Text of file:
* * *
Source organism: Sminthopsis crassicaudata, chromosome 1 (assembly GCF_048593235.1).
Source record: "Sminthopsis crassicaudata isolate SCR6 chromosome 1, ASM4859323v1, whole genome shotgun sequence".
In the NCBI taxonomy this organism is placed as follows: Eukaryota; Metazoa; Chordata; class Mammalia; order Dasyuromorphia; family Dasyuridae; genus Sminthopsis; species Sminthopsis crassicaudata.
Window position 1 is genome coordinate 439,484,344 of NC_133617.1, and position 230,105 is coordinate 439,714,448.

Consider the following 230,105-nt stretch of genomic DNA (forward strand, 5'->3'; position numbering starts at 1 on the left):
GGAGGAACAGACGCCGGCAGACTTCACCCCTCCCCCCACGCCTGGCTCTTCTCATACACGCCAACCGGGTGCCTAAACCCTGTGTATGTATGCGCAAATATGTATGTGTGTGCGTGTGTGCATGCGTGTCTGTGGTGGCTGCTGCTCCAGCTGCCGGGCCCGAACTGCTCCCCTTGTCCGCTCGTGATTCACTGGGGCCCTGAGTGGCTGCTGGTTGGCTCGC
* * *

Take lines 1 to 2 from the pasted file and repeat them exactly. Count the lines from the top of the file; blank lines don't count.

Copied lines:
Source organism: Sminthopsis crassicaudata, chromosome 1 (assembly GCF_048593235.1).
Source record: "Sminthopsis crassicaudata isolate SCR6 chromosome 1, ASM4859323v1, whole genome shotgun sequence".